The Giants lose the slowest man in baseball and gain Chris Ray, middle reliever who used to strike people out, and the dreaded PTBNL (player to be named later). Chris Ray is kind of decent and adds depth to the middle relief crew. He has been OK for the Rangers so far this season but there are some troubling stats sitting underneath his solid 3.41 ERA and 1.26 WHIP. First is his K:BB ratio. It's 1. Yup, Ray has walked as many hitters as he has struck out; that would be 16 each in 31.2 IP. This represents a career-worst mark in this stat.
How to spin this? Well, he must be getting his outs on the ground, right? Not really. According to FanGraphs, he is allowing more fly balls (51.5% of all batted balls) than at any point in his career. Of course, one can point to his 7.7% HR/FB, a new career-low. But then, you are faced with the fact that he has been extremely lucky, especially when you consider his home park has been the launching pad in Arlington. His BABIP stands at .214, insanely low. Ray has been the beneficiary of a lot of at 'em balls. I have to wonder if that kind of luck will continue with the Giants' geriatric outfielders patrolling the sward at AT&T Park.
This leaves us with the PTBNL. The names dropped at SFGate were lefties Chris Davis and Jarrod Saltalamacchia. The former is power-hitting first baseman, with a love of the long ball and the strikeout. He was sent down after just 48 ABs earlier this season and has been hitting at AAA ever since. He plays excellent defense at first but has been a K-fiend at every level of play. On the plus side, he has hit for average and power at every level of play. Well, unless you count the majors. But whose quibbling? This year at Triple-A Davis is hitting .327 with six HRs and 30 RBI in 44 games. Good on the average but the power seems to have been lost somewhere between Arlington and Oklahoma City. He is striking out less but Davis' value comes from his tremendous power. This cyclopean talent clubbed 36 home runs in 129 games between Double- and Triple-A in 2007. He has shown promise at the big league level as well, hitting 17 dongs in 80 games in 2008 when he was first called up. That kind of pop is something the Giants could use.
The other option is Mr. Saltalamacchia, owner of the longest last name in baseball history. Unfortunately, he is also the owner of an arm that has struggled to throw the ball 60 feet and six inches to the pitchers' mound. Really. Check this report from the Oklahoma City RedHawks web site:
RedHawks catcher Jarrod Saltalamacchia would be back in the major leagues if he didn't have a problem throwing the ball - not to an infielder, but back to his pitcher.
In Salty's last game, Tuesday night at AT&T Bricktown Ballpark, 12 of his throws back to the pitcher landed either short of the mound or in center field. He had five errant throws in the first inning alone.
"He's just got to keep playing until he gets it right," RedHawks manager Bobby Jones said. "I don't know what else to do. It's a shame. It's definitely what's keeping him here. He's blocking the ball well and swinging the bat well. He's just got to figure it out. It's a shame."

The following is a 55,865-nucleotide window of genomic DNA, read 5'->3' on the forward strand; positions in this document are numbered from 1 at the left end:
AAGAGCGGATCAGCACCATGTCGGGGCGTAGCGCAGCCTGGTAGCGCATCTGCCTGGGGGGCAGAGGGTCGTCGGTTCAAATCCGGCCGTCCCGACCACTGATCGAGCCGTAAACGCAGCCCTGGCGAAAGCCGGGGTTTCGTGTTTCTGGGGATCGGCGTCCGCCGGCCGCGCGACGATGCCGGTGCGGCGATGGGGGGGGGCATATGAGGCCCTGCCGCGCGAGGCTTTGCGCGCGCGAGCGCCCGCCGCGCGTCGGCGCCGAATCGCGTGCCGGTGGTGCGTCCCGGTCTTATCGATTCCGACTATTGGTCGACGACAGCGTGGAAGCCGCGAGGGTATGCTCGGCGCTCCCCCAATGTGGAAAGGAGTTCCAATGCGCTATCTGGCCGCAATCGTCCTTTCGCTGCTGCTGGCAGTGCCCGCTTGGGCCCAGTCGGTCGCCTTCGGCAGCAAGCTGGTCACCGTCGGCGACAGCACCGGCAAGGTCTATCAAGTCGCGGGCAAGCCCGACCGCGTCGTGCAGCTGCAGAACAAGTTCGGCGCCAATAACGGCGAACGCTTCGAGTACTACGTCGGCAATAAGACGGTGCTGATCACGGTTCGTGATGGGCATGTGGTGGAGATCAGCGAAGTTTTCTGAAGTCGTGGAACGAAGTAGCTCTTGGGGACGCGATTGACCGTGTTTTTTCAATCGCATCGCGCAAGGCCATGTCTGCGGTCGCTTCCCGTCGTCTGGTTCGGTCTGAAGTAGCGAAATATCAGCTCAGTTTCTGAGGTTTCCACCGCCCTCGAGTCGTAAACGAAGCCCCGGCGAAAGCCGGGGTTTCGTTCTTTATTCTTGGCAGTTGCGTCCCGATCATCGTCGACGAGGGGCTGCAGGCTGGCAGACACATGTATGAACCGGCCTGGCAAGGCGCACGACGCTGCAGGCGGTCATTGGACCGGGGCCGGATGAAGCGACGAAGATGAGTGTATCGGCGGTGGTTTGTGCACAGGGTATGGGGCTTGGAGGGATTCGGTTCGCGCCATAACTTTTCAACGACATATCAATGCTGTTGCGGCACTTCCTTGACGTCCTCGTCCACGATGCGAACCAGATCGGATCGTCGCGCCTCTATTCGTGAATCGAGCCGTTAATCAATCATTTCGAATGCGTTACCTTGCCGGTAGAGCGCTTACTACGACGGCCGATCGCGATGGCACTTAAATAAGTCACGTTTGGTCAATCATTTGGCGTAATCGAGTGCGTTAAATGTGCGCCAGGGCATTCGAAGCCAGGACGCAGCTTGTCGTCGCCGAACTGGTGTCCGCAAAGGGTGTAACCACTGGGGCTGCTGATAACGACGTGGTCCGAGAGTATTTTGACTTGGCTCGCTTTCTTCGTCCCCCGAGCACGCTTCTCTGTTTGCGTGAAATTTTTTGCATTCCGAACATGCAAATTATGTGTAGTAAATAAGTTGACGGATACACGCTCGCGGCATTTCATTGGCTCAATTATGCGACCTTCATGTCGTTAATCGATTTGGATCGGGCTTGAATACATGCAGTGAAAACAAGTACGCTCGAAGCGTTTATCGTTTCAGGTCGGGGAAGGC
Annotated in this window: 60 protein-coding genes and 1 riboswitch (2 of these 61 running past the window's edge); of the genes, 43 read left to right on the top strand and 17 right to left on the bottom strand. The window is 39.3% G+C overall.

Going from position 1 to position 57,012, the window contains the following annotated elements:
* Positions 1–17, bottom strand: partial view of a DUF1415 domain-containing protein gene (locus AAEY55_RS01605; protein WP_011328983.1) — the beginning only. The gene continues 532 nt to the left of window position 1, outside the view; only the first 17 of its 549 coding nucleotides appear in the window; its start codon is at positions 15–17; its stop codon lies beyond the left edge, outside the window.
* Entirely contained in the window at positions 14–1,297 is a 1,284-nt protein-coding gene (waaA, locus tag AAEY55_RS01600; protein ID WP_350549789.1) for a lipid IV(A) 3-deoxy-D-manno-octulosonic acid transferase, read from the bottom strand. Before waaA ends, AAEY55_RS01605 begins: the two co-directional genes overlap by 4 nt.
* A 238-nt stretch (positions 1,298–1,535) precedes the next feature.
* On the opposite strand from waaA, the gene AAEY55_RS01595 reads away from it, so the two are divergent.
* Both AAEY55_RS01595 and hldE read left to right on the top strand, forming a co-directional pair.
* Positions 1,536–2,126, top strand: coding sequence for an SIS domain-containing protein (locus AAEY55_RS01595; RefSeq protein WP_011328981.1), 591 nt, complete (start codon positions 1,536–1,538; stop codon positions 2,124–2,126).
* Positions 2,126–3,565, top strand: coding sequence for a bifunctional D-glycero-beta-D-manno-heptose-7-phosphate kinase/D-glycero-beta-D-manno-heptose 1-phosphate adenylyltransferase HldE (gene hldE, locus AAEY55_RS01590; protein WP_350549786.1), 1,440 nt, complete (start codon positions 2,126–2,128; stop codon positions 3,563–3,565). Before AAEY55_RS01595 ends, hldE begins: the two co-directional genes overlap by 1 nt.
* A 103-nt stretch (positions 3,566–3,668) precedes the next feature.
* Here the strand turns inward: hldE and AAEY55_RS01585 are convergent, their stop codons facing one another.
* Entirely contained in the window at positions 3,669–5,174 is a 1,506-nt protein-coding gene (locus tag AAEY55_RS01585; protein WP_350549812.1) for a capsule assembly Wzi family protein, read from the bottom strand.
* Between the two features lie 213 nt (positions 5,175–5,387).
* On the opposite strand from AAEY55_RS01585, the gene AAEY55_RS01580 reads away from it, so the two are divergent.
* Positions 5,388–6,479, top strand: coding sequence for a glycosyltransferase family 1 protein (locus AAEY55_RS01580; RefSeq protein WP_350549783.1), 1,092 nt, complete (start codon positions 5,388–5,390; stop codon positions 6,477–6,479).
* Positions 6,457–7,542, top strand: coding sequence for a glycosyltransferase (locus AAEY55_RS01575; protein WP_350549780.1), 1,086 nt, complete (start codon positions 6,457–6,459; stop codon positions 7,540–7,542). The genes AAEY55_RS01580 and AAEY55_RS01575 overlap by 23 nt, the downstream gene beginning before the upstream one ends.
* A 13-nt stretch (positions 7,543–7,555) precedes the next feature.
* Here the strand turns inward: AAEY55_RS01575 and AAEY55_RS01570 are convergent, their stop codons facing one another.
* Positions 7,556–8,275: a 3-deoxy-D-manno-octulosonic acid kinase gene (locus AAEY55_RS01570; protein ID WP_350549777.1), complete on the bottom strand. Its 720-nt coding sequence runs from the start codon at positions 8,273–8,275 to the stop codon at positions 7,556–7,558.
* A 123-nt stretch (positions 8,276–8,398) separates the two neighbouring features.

To be fair, reports are that Salty has cleared up these issues but nonetheless has not returned to the big league club. While the Giants could use more depth at catcher, they have a greater need at first base. Posey and Eli Whiteside should cover every available game at catcher, leaving precious little for Saltalamacchia to do in San Francisco. The seamstresses in the Giants employ will be glad if the team passes on him. Davis is a hell of a lot easier on the hands than Saltalamacchia.
As for Bengie, he moves to hitter's haven and should see a definite improvement in his offensive numbers. Fantasy owners in AL-Only leagues should be all over him. Wait, I am one of those. Be right back. Molina will be missed for his expert handling of a young pitching staff. Also, until this season he has been the most reliable bat in a terrible Giants lineup. He has looked slower both at and behind the plate this season but I like his chances of rebounding for a solid half-season with the explosive Rangers. On the plus side for the Giants, they should immediately cut down on their double-plays and increase the number of infield hits. Last, I am not sure how happy Molina was about being Giant this season. This is based on nothing more than speculation but Bengie was the man for the past three seasons. He was the best hitter and a seasoned vet other players looked up to. This season he was a rental, holding Buster Posey's spot until the rookie was ready. I don't think he liked being that position. On the Rangers he will again be the man behind the plate and should see a lot more of his fly balls head over the wall. Then he can do what he does best: jog slowly around the bases.
Posey was drafted to be the everyday starting catcher and now that day has come. I know Tim Lincecum will miss Bengie behind the dish but I am betting Posey wins him over quickly. Molina wasn't blocking balls in the dirt like he used to and Posey's athleticism will make a difference here. This deal will be a positive for the Giants if they land a left-handed bat who can help a struggling offense. I am hoping, for all his flaws, that bat is Chris Davis.